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CVS unveils ‘Beauty Marks’ in stores, warning shoppers of edited images

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CVS Pharmacy unveiled an initiative in U.S. stores on Thursday, labeling photos of models in its beauty aisles to make it clear whether the images had been digitally altered.

The U.S. No 2 drugstore chain, part of CVS Health Corp, is the first major American company to adopt such a policy in the face of rising concerns about doctored images setting unrealistic ideals of beauty, especially for young women.

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The retailer said on Thursday that 70 percent of all in-store beauty imagery was now flagged as “beauty unaltered” or “digitally altered.” The company announced its “Beauty Mark” initiative a year ago, but only on Thursday did it appear in stores.

CVS has promised that by 2020 all images in its stores nationwide will be marked. The policy has already been applied to all images on CVS.com and in marketing materials, including on social media, the company said.

Neutrogena, CoverGirl, and Revlon are among 13 brands working with CVS on the policy, the company said. Celebrities and others paid to promote products on social media are required to post only unaltered, unfiltered images.

CVS was the first U.S. drugstore chain to take cigarettes off the shelf in 2014, a decision it says reduced smoking. “We believe by not putting significantly altered images in our stores, it’s aligning to what our customers want and expect to see,” said Kevin Hourican, president of CVS Pharmacy. He said he expected the move to attract more millennial shoppers.

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Actress Kerry Washington has been a part of the Beauty Mark initiative since its inception.

“I know firsthand what it looks like to wake up in the morning and look at the cover of a magazine and say, ‘Who is that? Why did some person at a computer change the shape of my face to appease their own idea of what I should look like when that is not who I am?’,” she told Reuters.

Other brands that have committed to marking their images as altered or not include: Olay, Almay, Aveeno, Rimmel, JOAH, L’Oreal, Maybelline, Unilever, Burt’s Bees and Physicians Formula.

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CVS is the third-most popular U.S. retailer of skin care and cosmetics products, behind Walmart Inc and Target Corp, according to Coresight Research.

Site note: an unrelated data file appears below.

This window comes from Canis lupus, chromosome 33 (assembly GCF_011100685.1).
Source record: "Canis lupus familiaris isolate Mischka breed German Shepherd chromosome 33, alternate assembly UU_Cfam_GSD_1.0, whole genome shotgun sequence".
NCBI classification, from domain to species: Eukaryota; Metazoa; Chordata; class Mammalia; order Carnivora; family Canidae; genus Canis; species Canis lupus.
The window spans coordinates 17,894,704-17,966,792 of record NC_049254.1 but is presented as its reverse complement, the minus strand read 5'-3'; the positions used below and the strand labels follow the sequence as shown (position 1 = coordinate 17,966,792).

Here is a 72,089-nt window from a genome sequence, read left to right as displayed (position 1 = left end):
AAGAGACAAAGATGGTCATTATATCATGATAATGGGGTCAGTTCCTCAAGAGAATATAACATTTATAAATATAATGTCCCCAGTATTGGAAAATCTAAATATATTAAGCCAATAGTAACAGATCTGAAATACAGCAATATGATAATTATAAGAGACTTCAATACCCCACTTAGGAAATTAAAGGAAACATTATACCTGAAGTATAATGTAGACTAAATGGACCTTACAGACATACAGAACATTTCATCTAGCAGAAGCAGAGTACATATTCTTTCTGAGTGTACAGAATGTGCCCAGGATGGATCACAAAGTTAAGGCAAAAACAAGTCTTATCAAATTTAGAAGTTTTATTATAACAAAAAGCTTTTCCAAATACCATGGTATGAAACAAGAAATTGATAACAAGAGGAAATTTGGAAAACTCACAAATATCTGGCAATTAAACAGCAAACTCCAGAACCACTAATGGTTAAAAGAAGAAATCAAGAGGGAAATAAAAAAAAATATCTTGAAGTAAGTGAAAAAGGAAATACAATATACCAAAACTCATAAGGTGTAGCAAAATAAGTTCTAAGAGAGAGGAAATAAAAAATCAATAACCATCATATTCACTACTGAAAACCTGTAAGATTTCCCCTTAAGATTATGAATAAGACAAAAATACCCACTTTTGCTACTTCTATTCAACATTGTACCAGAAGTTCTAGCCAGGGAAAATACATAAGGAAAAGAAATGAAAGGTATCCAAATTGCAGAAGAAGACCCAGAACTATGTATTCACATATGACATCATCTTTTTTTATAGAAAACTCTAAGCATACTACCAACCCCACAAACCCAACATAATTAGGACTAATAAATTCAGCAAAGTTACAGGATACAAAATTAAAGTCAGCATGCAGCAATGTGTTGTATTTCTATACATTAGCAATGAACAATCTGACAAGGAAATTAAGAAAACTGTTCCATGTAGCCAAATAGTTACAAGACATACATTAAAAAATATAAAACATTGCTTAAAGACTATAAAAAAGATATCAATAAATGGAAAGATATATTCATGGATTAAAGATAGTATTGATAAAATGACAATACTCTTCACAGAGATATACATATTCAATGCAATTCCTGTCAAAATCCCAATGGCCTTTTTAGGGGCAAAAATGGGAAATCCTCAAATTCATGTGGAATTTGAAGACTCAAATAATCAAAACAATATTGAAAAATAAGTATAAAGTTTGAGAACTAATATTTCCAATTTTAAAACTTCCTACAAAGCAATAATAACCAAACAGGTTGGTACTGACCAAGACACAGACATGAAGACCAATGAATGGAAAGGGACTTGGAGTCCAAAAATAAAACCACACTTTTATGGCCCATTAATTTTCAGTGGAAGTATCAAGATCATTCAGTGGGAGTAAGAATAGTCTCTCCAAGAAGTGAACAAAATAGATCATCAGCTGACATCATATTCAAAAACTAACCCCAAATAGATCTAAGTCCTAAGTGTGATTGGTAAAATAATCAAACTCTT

Reporting by Melissa Fares in New York; Editing by Bill Rigby


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Nate Silver claps back at right-wing pollster for accusing him of fraud

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One of the worst-performing national pollsters in the 2018 election cycle was Rasmussen Reports, a right-leaning outfit that is consistently the only one to show President Donald Trump with a net positive approval rating. In 2018, Rasmussen showed Republicans leading the generic congressional ballot by 1 point — but Democrats won the popular vote by 8.4 points.

Nonetheless, Rasmussen is proud of its methodology and particularly irritated when polling analyst and FiveThirtyEight founder Nate Silver points out their inaccuracy. Over the past two weeks, they have twice accused him of "fraud" and characterized his analyses as "corrupt."

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Trump told Republicans he didn’t care ‘about terrorists 7,000 miles away’

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President Donald Trump reportedly doesn't care about terrorists, according to sources inside the room after Democrats abandoned the Wednesday meeting with the president.

Washington Post Congressional reporter Mike DeBonis said that the president said "several times" in the meeting that he isn't concerned about terrorists that live 7,000 miles away.

The source said that Rep. Liz Cheney (R-WY) had to remind the president that the Sept. 11 terrorists "came from 7,000 away" themselves.

https://twitter.com/mikedebonis/status/1184592170545745920

The president has neglected to understand terrorists can attack the U.S. on North American soil as well as at embassies, military bases, international sporting events, or even Trump's properties. It would be simple for ISIS to use a car bomb to attack Trump's property in Indonesia, as an example.

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Diplomat testified of fear Rudy wanted ‘grand bargain with Russia where we throw Ukraine under the bus’: report

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President Donald Trump's former special envoy to Ukraine testified about fears that Rudy Giuliani was trying to cut a "grand bargain" with Russian Federation President Vladimir Putin, according to a new report in Axios.

Volker reportedly testified that Bill Taylor was reluctant to take the position of acting ambassador to Ukraine after the firing of Marie Yovanovitch.

"He was just worried [Ukraine] was going to get undermined at some point,” Volker reportedly testified. “Hanging over everyone’s head in the expert community is, is there some grand bargain with Russia where we throw Ukraine under the bus?”

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